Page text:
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Preparing for the upc

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The slides for my presentation to the Merseyside meeting of the Chartered Institute of Patent Attorneys on 28 Jan 2016. This presentation discusses the Unified Patents Court, the unitary patent, the implementing legislation and the UPC Agreement.

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Preparing for the upc

  1. 1. Preparing for the UPC Jane Lambert Merseyside Meeting 28 Jan 2016
  2. 2. Why prepare for the UPC? Likely to open for business towards the end of 2016 or the beginning of 2017 • Nine countries including France have already ratified the UPC Agreement; • The UK has passed primary legislation enabling ratification; • Germany likely to ratify the UPC Agreement by Sept 2016.
  3. 3. Why is the UPC important? • It will have exclusive jurisdiction to determine claims for infringement and revocation of unitary patents; • It will share jurisdiction over existing European patents (UK) with the Patents Court and IPEC subject to any opt-outs during a transitional period; and • It will have exclusive jurisdiction over European patents (UK) after the transitional period.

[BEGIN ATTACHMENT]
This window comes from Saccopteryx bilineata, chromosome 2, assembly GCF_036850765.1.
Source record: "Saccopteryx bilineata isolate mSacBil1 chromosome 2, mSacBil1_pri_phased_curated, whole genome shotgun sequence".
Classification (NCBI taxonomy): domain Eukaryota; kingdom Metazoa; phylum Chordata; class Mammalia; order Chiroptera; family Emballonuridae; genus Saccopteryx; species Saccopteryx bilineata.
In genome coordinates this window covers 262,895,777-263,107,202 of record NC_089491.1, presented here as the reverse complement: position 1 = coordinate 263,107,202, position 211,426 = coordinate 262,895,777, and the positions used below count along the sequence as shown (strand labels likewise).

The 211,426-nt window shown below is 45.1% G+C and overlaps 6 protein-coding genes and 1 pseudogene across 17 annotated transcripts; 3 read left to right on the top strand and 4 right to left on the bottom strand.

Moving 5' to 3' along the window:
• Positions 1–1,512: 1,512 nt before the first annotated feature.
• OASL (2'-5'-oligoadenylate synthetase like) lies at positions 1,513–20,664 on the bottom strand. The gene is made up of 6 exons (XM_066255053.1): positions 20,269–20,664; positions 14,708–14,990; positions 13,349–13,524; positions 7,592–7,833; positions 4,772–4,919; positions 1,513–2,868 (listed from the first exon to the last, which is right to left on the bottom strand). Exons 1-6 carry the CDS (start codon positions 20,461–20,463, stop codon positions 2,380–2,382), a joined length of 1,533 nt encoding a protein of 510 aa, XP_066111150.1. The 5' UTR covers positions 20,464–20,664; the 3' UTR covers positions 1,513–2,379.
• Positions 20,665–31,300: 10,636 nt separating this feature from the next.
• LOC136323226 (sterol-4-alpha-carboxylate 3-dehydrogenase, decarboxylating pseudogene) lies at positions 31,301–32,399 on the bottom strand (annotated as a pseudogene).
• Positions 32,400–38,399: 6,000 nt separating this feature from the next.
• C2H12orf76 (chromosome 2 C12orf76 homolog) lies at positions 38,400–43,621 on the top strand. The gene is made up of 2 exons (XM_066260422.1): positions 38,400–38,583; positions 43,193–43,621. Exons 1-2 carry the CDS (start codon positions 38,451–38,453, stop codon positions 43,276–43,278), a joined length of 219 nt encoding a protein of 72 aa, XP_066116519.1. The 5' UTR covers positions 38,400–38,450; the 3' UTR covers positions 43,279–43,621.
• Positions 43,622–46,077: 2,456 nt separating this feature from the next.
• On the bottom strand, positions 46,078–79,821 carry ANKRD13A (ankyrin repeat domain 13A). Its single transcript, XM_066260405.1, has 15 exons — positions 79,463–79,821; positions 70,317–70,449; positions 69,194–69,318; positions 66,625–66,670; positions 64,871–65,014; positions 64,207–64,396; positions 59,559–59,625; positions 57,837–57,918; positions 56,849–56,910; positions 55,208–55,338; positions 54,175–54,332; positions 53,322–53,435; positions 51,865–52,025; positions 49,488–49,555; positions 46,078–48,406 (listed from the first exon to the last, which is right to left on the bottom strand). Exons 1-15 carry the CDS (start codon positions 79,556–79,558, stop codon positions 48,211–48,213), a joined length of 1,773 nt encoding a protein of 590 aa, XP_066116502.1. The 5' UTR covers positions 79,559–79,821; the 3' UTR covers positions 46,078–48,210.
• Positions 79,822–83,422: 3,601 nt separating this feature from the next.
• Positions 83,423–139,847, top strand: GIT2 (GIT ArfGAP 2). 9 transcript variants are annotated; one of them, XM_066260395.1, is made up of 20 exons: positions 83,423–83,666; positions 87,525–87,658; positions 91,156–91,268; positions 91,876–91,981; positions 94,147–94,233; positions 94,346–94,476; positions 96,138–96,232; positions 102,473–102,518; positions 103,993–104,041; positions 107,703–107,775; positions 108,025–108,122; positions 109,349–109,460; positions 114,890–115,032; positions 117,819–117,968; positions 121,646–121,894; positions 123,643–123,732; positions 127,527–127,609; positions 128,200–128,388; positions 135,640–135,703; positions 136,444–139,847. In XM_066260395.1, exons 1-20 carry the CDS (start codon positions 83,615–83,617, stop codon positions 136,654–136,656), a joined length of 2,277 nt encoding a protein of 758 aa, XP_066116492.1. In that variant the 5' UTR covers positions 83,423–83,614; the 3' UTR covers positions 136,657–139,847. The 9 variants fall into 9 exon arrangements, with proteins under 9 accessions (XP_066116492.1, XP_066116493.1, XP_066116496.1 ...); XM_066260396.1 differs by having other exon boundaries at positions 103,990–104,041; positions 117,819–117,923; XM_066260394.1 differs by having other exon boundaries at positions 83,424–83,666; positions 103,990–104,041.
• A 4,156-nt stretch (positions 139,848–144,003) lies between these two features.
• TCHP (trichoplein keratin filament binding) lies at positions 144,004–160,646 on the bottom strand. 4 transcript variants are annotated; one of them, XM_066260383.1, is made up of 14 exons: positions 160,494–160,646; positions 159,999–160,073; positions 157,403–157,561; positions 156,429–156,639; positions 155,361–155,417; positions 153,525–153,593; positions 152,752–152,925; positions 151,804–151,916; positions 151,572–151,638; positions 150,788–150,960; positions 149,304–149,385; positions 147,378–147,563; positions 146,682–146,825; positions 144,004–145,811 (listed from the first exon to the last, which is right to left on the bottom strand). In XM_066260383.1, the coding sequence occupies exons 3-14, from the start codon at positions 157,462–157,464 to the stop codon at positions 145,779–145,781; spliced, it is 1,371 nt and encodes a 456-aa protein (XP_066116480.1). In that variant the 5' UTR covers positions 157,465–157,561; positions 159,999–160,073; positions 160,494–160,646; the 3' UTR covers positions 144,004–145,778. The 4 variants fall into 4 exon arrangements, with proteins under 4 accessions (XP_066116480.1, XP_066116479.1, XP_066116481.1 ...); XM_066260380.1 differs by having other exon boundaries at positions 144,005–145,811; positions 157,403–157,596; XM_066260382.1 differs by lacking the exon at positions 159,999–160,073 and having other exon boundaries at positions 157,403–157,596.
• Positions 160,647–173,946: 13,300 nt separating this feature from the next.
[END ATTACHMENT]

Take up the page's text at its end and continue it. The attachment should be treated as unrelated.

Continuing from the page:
4. 4. What is the UPC? • A legal hybrid: neither a national court like the Patents Court nor an EU court like the CJEU but a court shared by the contracting member states. • Contracting member states are jointly and severally responsible for ensuring compliance with EU law and can be sued for any failure to do so.
  5. 5. What is the UPC? • A self contained court system comprising a Court of First Instance, a Court of Appeal and a Registry (art 6 (1)); • The Court of First Instance shall comprise a central division and local and regional divisions (art 7 (1)). • The central division will be in Paris with sections in London and Munich (art 7 (2)).